And the teachers. That’s what I can do; that’s what feels to me like it changes the world. Every day in the classroom. Every time someone tells me they read something I wrote and it affirmed their experience, or helped them to help someone else. Teaching and writing are the only things I do that I’ve actually, directly seen make a difference. But my teaching happens in a specific place, and my writing is getting more theoretical. And there are so many times when an issue requires immediate commentary, not a book-length study. And I can’t imagine getting picked up as a columnist by any press, anytime soon. And besides, then I’d have to write about what their editors want me to write about. It’s hard to be a FQR when you’re beholden to corporate news. So – this. Maybe at least once, something I write here will be read by someone who needed to hear it, or who might change their mind about something because of it. I hope.

This is also a space for experimentation. I have lots of little things I wonder about that aren’t really conference paper material. I have questions, things I want to poke at and ponder aloud. I’m really interested in expanding or shifting my writing style and practice, but I’m not ready (perhaps never will be) to do that in a book. So my posts here, which I’ll try to update about every two weeks, will ask questions, explore, and ponder. They’ll be less formal than my usual writing, and sometimes more personal. More of my own personality may come through here. It’s there in my formal writing, but I have more leeway to be playful here. If I dare, I might throw in more creative writing as well. I’d love to hear back from folks. I really like the idea, which I learned from Sara Ahmed, of using blogging to emphasize, encourage, and (more completely, certainly not fully) democratize academic thought/writing processes. I hope to feature the writings of other FQRS as well. If you choose to read, I hope you’ll be interested and engaged, maybe even FQ’d with a little, by what’s here. I hope you’ll do me the honor of engaging respectfully with it. So in keeping with being a little more openly myself and a little less formal, let’s end with a saucy riff on the old Dr. Pepper ad.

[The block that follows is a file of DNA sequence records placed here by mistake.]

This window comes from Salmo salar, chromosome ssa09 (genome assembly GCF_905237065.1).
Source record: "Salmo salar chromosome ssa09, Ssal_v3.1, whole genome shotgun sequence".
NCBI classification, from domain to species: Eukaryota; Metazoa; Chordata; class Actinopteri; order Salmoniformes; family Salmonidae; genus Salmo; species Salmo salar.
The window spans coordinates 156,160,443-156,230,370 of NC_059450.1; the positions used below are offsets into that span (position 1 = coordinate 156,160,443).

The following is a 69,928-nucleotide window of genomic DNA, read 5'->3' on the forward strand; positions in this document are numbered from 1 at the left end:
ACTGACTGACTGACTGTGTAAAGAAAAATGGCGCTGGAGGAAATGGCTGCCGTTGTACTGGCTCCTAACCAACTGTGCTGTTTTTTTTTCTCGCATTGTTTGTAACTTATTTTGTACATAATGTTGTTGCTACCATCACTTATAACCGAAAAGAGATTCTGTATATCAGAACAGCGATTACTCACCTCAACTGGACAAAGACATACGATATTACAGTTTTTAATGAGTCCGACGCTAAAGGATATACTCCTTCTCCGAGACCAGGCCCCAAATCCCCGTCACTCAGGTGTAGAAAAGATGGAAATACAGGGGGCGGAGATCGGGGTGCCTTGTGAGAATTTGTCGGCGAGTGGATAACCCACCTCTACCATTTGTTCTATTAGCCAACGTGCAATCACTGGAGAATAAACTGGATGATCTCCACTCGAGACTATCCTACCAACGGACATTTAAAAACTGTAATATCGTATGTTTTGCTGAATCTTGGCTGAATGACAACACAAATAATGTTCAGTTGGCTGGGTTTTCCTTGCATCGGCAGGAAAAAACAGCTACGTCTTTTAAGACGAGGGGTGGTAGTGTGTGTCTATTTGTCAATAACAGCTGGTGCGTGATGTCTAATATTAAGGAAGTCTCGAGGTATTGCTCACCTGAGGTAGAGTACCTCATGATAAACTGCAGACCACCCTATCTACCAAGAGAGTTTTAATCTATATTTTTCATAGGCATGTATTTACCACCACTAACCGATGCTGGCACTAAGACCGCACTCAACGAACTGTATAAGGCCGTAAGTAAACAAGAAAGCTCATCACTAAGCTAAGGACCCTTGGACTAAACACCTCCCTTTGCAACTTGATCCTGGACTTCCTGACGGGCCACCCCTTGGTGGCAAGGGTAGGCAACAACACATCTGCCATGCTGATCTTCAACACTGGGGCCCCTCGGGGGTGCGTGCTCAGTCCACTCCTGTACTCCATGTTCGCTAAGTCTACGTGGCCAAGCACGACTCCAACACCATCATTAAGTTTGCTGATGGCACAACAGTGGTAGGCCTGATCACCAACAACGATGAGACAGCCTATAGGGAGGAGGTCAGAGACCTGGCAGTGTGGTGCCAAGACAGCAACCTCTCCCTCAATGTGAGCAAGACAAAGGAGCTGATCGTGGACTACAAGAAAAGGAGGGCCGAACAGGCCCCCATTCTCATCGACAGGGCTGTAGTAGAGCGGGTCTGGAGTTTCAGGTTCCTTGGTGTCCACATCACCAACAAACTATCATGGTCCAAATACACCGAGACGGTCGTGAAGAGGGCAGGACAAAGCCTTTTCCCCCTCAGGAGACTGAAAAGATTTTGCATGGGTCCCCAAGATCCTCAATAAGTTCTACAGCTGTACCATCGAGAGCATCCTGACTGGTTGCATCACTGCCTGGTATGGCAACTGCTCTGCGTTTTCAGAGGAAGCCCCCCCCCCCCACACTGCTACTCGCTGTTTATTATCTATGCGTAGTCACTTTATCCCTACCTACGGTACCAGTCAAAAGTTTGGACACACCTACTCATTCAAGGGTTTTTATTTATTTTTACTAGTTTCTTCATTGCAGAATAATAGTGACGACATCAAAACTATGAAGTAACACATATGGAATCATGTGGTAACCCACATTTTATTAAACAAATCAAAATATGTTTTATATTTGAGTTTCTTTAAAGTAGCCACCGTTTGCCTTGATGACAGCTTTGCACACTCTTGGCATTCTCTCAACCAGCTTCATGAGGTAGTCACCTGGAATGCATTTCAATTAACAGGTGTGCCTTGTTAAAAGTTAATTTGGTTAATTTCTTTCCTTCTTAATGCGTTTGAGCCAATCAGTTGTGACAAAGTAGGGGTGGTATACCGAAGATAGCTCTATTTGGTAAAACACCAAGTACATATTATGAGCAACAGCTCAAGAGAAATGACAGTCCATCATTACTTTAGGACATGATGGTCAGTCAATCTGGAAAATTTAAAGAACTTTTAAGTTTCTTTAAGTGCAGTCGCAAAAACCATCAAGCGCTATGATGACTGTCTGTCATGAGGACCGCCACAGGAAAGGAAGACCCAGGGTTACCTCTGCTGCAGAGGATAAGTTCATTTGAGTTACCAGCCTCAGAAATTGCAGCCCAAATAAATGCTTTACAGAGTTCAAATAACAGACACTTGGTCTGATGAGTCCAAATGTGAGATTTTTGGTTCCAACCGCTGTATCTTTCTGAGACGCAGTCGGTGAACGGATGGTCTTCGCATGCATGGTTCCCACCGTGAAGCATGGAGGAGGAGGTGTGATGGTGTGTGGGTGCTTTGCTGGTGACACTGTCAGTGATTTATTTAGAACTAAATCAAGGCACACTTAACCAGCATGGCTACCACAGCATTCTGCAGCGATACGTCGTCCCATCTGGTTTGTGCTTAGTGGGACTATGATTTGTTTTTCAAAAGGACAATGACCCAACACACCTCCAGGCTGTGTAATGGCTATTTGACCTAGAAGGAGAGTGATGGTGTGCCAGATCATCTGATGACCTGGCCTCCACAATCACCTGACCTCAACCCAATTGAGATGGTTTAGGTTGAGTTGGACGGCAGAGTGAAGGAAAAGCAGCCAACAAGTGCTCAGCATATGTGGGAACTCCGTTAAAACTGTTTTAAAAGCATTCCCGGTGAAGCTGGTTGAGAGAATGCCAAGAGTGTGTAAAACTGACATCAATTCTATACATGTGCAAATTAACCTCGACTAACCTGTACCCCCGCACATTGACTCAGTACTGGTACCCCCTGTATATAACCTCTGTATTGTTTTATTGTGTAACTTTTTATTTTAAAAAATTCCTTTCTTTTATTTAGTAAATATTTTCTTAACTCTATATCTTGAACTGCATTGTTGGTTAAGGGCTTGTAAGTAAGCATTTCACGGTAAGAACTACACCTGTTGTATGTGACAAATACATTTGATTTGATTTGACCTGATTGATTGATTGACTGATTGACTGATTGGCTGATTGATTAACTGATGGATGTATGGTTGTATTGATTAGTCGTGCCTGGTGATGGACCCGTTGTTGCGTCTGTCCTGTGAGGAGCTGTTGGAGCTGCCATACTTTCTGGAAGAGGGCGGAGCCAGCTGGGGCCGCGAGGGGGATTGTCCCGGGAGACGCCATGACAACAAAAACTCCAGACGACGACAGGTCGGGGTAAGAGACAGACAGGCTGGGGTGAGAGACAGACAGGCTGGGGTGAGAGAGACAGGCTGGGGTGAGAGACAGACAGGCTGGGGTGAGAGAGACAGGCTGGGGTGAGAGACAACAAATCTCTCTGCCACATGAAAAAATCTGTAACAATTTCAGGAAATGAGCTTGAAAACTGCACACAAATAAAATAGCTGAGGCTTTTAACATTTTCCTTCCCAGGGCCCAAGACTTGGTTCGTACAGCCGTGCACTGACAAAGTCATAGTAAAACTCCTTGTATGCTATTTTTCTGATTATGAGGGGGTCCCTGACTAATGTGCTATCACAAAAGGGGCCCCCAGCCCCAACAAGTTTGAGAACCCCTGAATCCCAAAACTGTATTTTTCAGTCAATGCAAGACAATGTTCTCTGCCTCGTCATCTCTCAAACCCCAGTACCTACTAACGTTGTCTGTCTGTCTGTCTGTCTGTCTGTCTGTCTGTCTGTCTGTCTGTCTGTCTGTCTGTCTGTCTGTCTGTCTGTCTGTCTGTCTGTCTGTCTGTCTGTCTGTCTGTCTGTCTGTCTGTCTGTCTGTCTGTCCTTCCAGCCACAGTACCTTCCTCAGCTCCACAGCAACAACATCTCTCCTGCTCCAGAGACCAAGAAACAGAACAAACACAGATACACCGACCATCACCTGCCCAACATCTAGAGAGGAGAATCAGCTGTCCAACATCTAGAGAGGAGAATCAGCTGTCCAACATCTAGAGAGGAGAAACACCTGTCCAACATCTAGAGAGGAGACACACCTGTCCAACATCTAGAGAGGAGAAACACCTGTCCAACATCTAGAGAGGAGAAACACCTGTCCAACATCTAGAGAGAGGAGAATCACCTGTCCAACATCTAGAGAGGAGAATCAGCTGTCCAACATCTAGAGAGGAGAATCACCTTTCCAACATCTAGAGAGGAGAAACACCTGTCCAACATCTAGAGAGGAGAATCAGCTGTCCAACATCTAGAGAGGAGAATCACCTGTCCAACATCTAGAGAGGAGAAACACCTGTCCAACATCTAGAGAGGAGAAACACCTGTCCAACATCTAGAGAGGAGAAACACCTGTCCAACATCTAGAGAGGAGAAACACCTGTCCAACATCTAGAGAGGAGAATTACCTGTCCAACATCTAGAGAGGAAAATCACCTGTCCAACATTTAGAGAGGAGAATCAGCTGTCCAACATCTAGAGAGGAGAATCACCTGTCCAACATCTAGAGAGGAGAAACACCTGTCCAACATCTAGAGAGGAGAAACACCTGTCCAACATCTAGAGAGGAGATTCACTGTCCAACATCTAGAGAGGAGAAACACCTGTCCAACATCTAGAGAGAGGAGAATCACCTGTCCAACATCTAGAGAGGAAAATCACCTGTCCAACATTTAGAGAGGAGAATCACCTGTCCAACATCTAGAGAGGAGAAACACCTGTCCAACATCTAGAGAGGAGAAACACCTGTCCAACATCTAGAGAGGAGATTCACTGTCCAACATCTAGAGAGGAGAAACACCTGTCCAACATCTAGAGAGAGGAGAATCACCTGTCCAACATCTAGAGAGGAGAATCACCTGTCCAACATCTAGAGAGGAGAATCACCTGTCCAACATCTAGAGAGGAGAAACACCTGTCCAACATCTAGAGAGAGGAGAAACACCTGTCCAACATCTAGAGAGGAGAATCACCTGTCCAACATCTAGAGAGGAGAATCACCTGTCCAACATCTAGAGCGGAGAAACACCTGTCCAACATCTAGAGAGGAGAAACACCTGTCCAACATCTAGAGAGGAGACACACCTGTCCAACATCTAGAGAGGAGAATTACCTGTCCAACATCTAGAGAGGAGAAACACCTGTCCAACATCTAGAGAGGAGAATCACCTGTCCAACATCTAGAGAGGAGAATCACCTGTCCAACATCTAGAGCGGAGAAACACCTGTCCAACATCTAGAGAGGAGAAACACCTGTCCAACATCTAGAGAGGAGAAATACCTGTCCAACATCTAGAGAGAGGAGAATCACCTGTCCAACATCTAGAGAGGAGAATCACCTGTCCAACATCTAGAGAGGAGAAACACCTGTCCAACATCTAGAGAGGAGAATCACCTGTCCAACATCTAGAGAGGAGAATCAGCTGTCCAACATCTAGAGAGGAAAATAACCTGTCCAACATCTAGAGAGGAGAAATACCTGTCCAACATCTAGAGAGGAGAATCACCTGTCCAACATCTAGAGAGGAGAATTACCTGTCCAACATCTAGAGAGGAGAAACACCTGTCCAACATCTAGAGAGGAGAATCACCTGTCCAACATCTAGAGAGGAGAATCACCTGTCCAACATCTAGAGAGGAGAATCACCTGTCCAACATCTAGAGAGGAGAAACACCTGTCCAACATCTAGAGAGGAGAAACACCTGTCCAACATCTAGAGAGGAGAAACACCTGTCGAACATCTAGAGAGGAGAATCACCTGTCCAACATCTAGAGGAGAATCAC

I’M A FQR, SHE’S A FQR, ZE’S A FQR, THEY’RE A FQR, WOULDN’T YOU LIKE TO BE A FQR TOO?

C’mon, everybody’s doing it. *Tosses hair.*

Author: Melissa M. Wilcox

Melissa M. Wilcox is Professor and Holstein Family and Community Chair of Religious Studies at the University of California, Riverside. She is the author or editor of several books and journal issues, and numerous articles, on gender, sexuality, and religion. Her books include Coming Out in Christianity: Religion, Identity, and Community; Sexuality and the World’s Religions; Queer Women and Religious Individualism; and Religion in Today’s World: Global Issues, Sociological Perspectives. Her newest work, Queer Nuns: Religion, Activism, and Serious Parody, will be published in Spring 2018 in the Sexual Cultures Series at New York University Press, and she is at work on two textbook projects in the areas of queer studies and sexuality studies in religion.